Reviewed by Katelyn Hagerty, FNP
Written by Our Editorial Team
It can be a total bear of a mental health condition, and it can hurt your quality of life to the point that basic daily activities don’t carry the same spark.
Not only is anxiety tricky to confront, but — especially among us men — there’s a particular stigma we have to overcome when admitting we need help (and finding that help). It’s also difficult to understand a risk factor for anxiety from a normal physiological reaction to something.
In this article, we want to break down the common symptoms of anxiety men experience.
Just as importantly, we want to show how you can take control of your anxiety — body and mind — and start living your life to the fullest.
Well, kind of.
Research has proven, for example, women are more susceptible to depression and anxiety than men.
But that’s where the research on these medical conditions gets interesting.
In fact, as you delve further into the data, you find that, for the most part, women and men experience the same kinds of anxiety.
The difference between men and women when it comes to anxiety is not that one gender experiences anxiety and the other does not — it’s that women more often experience anxiety than men.
If you dive deeper into the data, you see women are several percentage points above men in reported cases of, for example, generalized anxiety disorder.
To make matters more interesting, men with anxiety are more statistically likely to receive therapy than their female counterparts.
Since men and women experience, for the most part, the same feelings of anxiety, it’s worth exploring what, exactly, anxiety is.
Before we break down the common anxiety symptoms in men, it’s best we explain what anxiety is — specifically, what anxious feelings and physical manifestations are.
You may feel nervous before a big presentation at work or at school. Maybe you’re an athlete and you have some jitters — a racing heart, worried thoughts — before a big game.
Not to worry. More often than not, the anxiety you’re experiencing is both normal and will abate quickly and easily.
However, there are more serious forms of anxiety that can affect you.
These are forms of anxiety that will have longer lasting, nastier effects on your mental health state, potentially leaving you depressed, more anxious and worried that you’ll never pull back and live your best life.
A panic disorder can be characterized as an anxiety disorder in which someone has persistent panic attacks.
What can make a panic disorder even more acute and more difficult to deal with is that part of the panic disorder involves one always worrying about the next panic attack.
By worrying about their next panic attack, the sufferer almost sets themselves up for another panic attack.
One by-product of panic disorders is that a person curtails their behaviors — thinking it’ll bypass anxious feelings or chronic anxiety — in order to avoid panic attacks.
Consequently, a panic disorder can have a profound effect in reordering one’s life, often with negative consequences.
Agoraphobia often means that one has a fear of public spaces and public venues. Further, it can touch someone simply once they have left their home.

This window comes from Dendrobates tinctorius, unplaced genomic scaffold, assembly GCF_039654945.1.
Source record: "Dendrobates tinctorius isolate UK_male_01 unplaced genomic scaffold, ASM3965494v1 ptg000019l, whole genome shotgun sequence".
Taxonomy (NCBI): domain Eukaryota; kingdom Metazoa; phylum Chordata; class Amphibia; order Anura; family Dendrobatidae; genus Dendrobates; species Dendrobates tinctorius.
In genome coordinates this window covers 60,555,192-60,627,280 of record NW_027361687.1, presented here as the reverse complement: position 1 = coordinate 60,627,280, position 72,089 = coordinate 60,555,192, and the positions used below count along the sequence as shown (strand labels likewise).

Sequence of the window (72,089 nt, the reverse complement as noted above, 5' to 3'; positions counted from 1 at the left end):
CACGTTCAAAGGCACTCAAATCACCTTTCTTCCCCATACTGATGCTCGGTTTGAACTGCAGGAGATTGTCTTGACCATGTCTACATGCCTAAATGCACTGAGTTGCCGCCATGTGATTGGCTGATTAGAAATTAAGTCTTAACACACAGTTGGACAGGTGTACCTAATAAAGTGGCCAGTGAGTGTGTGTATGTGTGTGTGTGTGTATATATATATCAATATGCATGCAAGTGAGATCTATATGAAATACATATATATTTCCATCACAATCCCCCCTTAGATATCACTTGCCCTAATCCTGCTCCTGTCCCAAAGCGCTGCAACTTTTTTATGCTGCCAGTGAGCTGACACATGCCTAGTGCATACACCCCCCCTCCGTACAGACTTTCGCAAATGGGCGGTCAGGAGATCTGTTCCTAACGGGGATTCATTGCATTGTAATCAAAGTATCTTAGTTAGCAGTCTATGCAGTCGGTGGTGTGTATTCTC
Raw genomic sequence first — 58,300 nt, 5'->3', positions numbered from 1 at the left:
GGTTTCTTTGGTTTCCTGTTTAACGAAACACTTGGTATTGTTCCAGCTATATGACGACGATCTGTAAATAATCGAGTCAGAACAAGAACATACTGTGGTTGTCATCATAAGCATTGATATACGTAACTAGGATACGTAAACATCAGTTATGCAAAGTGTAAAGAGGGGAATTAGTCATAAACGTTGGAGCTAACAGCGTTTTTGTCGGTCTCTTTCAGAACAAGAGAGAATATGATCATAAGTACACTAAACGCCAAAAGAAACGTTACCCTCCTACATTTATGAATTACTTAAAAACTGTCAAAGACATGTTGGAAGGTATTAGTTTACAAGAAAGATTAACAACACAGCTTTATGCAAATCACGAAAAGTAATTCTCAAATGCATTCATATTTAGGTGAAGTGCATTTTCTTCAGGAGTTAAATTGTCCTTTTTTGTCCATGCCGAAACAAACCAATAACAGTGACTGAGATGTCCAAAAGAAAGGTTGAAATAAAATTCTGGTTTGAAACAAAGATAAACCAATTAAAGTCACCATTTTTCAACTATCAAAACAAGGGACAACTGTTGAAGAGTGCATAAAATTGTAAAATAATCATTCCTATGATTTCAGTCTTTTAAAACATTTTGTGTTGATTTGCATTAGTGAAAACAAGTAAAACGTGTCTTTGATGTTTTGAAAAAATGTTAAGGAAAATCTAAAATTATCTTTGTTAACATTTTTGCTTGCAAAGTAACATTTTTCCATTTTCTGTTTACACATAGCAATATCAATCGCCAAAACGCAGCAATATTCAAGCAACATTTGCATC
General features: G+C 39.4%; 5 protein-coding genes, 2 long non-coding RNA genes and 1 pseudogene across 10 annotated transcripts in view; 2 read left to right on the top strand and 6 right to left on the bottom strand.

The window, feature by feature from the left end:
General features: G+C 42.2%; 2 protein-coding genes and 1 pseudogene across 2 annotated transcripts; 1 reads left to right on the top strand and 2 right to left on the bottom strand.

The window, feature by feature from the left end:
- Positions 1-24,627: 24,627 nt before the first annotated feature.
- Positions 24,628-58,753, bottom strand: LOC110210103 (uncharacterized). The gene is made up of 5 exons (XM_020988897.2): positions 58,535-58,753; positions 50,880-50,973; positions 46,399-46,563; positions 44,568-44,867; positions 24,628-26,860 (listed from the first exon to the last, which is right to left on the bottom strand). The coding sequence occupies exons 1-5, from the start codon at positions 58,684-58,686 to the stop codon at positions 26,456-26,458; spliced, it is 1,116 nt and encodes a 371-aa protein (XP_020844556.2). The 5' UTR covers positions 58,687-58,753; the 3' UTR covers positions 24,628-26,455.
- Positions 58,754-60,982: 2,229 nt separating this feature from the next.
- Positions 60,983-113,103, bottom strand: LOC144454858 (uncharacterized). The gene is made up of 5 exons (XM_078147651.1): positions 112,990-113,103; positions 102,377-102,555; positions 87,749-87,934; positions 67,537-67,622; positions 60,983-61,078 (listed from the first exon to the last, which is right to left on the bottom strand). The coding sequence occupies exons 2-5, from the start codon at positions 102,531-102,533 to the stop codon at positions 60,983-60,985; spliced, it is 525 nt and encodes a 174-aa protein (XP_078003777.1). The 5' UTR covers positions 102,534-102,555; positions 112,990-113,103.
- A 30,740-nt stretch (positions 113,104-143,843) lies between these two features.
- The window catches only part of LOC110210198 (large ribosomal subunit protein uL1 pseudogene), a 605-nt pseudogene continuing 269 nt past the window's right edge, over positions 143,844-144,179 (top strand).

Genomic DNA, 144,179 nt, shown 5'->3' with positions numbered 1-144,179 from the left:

Like those with panic disorders, those with agoraphobia symptoms can alter ones life and their coinciding habits to placate their fear of anything outside of their home.
The results can be difficult for the person with agoraphobia, often having dramatic consequences on the way they structure and order their lives.
Generalized anxiety disorder means that someone has persistent anxiety that they’ve been combatting for at least six months.
When someone has this type of anxiety disorder, it means the severity of their anxiety can vary. However, what remains constant is the presence of the anxiety itself.
When someone has generalized anxiety disorder, they experience a number of symptoms, such as: difficulty sleeping, irritability, fatigue, hopelessness, physical tension and difficulty concentrating.
Separation anxiety disorder rears its head most often, and most stereotypically, in children.
Typically, when you exhibit signs of separation anxiety disorder, you show a fear of detachment from a loved one or trusted individual that doesn’t align with your age or maturity level.
Further, the level of anxiety one exhibits when separated — or confronted with the fear of separation — appears quite imbalanced.
Nightmares and physical symptoms can show when separation anxiety disorder begins to rear its head.
Further, even though separation anxiety disorder most commonly presents in childhood, it can also touch people in adolescence and adulthood.
Having anxiety with regard to a phobia (or, fear) is quite common, but also difficult at times to reel in.
The reason is: these phobias can be rather varied, both in how they show themselves but also in the breadth of triggers for the phobias themselves.
Phobias at times can relate to specific objects or situations.
For example, the objects can be a spider, a piece of machinery — and your mind will then run with a bug, animal or object and create nasty, projected scenarios associated with that particular object.
Particular acts of your day-to-day can also trigger a specific phobia, such as flying, heights or getting on an airplane — or, as mentioned above with agoraphobia (a type of phobia), a fear of leaving one’s house.